Viewpoints: Why mess up a successful fisheries law?

Our nation’s fisheries are recovering, in stark contrast to much of the rest of the world, where fish stocks are overfished and continue to dwindle, science on sustainable catch levels – if it even exists – is ignored, and illegal fishing runs rampant.

But that success is in jeopardy because some want to backslide on a law that has worked well.

Since 2000, 34 of our nation’s fish stocks have been rebuilt. Between 2012 and 2013, the total number of fish stocks listed as overfished or depleted fell from 19 to 17 percent. During that time, the National Marine Fisheries Service added South Atlantic black sea bass to the list of rebuilt stocks. Because of this success, managers were able to double the annual catch for black sea bass last year.

Sacramento River fall-run king (Chinook) salmon also rebounded, although they were never overfished, but had suffered due to low flows in their spawning streams and water diversions that killed baby salmon before they could reach the ocean.

Why then is the U.S. succeeding in bringing back its fisheries – and the jobs and food production that those fish represent – when fish stocks in much of the world are headed for the abyss of economic or actual extinction?

In 1976, Congress passed a law extending U.S. jurisdiction for fishing to 200 miles offshore, phasing out foreign fishing, and setting up a management system based on recommendations from eight regional fishery councils. That statute, the Fishery Conservation and Management Act, is also intended to prevent overfishing and ensure the “optimum yield” from its fish resources.

Although foreign fishing ended in the 200-mile zone within a decade, increased efforts by our domestic fleet led to overfishing and depleted fish stocks by the early 1990s. In some instances, we had not invested in the science needed to set sustainable catch limits; in others, science was simply ignored.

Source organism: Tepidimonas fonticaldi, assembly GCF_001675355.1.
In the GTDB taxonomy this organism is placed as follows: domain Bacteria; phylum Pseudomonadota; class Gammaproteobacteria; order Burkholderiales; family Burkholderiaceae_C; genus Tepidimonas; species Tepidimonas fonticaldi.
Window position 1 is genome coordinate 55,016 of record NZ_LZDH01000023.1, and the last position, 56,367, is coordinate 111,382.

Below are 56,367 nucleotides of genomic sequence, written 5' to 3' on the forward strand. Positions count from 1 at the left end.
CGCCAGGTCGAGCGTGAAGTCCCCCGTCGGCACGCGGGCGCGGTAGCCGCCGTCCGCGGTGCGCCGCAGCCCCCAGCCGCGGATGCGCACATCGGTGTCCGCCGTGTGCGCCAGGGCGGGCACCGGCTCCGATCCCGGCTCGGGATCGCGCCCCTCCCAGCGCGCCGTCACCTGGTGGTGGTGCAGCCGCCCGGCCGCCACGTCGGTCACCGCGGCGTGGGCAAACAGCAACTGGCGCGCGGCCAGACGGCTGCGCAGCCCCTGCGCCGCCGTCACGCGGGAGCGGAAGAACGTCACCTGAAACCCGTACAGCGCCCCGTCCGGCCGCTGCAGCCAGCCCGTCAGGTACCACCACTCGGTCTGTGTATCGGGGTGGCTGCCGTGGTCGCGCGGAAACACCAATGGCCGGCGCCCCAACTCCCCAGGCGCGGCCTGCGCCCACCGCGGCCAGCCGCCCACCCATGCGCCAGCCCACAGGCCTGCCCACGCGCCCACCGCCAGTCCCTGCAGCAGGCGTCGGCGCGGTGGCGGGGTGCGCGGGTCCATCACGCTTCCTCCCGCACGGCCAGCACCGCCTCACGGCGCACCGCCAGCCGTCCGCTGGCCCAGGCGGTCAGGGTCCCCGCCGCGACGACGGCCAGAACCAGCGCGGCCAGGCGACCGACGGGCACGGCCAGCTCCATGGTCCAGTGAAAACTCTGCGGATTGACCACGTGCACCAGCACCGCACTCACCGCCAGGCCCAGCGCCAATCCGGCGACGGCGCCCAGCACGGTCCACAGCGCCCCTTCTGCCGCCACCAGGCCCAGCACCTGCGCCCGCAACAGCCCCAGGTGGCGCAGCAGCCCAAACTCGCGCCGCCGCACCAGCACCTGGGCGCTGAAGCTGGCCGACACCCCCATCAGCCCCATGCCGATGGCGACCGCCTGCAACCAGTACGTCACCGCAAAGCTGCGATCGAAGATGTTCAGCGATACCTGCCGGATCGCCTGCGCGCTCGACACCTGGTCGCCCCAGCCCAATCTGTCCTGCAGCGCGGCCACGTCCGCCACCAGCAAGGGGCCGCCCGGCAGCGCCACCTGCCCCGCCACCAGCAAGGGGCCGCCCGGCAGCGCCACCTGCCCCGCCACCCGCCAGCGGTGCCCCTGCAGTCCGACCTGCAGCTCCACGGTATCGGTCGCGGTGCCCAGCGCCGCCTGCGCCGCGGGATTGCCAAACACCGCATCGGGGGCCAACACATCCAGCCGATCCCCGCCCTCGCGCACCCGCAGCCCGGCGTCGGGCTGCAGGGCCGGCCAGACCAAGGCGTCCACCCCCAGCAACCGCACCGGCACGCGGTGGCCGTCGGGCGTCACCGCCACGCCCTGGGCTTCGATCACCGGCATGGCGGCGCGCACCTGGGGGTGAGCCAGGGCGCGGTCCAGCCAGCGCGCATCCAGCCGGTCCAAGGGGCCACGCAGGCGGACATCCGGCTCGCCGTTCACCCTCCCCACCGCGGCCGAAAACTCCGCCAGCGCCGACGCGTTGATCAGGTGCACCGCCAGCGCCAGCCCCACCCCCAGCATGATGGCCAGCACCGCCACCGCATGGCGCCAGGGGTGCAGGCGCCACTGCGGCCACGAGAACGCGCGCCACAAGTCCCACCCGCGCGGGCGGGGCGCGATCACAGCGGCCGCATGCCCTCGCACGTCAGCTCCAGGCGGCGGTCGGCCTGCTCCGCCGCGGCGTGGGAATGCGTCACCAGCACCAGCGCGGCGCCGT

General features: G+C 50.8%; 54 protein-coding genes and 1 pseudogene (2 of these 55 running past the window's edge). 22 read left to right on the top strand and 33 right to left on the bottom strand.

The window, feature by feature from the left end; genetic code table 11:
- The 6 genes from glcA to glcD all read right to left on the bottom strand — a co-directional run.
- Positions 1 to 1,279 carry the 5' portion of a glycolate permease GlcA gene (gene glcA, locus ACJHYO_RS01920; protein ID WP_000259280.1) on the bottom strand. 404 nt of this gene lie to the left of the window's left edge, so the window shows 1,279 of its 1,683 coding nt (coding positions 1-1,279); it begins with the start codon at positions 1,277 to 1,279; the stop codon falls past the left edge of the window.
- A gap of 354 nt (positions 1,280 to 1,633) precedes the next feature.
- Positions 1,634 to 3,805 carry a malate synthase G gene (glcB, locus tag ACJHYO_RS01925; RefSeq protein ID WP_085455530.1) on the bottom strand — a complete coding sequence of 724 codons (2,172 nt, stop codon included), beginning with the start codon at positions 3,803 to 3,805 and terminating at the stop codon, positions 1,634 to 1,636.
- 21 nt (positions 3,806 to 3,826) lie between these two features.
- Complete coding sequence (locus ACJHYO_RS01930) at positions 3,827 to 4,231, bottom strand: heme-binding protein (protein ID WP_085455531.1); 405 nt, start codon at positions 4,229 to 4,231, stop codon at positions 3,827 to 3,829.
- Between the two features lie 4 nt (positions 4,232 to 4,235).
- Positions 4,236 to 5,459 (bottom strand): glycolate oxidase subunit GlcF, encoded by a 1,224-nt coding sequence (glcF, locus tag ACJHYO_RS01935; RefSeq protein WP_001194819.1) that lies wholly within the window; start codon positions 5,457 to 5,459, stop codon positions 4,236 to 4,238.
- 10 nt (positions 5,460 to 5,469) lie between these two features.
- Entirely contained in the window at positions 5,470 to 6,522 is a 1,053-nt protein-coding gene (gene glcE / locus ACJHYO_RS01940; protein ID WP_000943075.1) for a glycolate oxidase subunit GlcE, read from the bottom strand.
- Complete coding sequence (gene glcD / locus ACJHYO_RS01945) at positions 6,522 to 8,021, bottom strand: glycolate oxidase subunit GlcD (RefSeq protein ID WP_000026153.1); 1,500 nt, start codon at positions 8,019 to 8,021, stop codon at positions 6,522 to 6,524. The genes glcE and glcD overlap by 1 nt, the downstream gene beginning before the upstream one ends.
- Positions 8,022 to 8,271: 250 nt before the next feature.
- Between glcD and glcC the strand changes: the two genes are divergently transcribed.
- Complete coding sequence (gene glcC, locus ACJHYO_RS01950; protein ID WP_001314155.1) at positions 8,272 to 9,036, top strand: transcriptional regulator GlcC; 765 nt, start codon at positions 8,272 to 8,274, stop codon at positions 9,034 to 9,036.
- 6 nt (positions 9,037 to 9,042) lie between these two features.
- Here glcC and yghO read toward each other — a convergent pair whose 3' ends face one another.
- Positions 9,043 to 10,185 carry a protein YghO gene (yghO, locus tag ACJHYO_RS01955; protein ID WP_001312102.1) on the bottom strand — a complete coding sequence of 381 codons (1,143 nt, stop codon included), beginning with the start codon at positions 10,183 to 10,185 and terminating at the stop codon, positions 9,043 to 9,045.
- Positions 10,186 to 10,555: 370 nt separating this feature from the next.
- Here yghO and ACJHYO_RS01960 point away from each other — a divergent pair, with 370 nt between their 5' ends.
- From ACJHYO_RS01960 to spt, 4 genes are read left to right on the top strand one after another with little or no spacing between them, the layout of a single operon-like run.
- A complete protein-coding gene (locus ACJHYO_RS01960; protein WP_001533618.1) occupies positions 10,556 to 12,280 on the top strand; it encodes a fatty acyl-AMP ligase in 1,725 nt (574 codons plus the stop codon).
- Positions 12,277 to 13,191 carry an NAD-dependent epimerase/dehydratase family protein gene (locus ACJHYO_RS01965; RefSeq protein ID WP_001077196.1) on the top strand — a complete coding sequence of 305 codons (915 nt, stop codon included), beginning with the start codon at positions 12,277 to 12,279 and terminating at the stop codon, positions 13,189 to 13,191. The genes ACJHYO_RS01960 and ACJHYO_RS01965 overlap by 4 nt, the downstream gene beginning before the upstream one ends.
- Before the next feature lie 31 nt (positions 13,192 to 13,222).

Sensing the need for a sea change, a coalition of conservation groups, together with forward-thinking commercial and recreational fishing organizations, worked to pass a set of amendments to the fishery law – now called the Magnuson-Stevens Act – in 1996 and again in 2006, to explicitly end overfishing, establish annual catch limits, require the rebuilding of overfished stocks and to mandate that fishery management be science-based. The changes requested by this fish conservation network were mostly adopted with strong congressional bipartisan support.

A disciplined adherence to those changes in the law has made all the difference. Our fisheries are coming back, and with them jobs, food production, better recreational fishing opportunities and economic renewal for many coastal communities.

But this turnabout has not come without pain. And that’s the rub. Some want to avoid the pain, in the name of “flexibility,” looking to return to the old ways of doing things – fishing as hard as possible with no regard for the future. In this case, “flexibility” is merely code for fudging – fudging on catch limits, fudging on rebuilding, fudging on the science.

Congress is now looking to renew, or reauthorize and amend, our nation’s primary fishery law. The House has started to advance a bill, HR 4742, introduced by Rep. Doc Hastings, R-Wash., which would undermine years of hard-earned progress. The changes proposed in that bill would fudge on the current strong statutory language and could set our course back to overfishing and depletion. This is something the public and fishing communities must resist. There’s also a draft bill to reauthorize the Magnuson-Stevens Act circulating in the Senate.

Some changes to the law would be welcome. These include making management more ecosystem-based, establishing a stable funding source for fishery science, promoting more cost-effective catch monitoring and observation, easing development of more selective fishing gear and enabling the creation of community fishing associations.

Most importantly, however, we must maintain what is working in the law – stopping overfishing, setting annual catch limits, and rebuilding fish stocks, all with a strict adherence to science. Now is no time to fudge on success.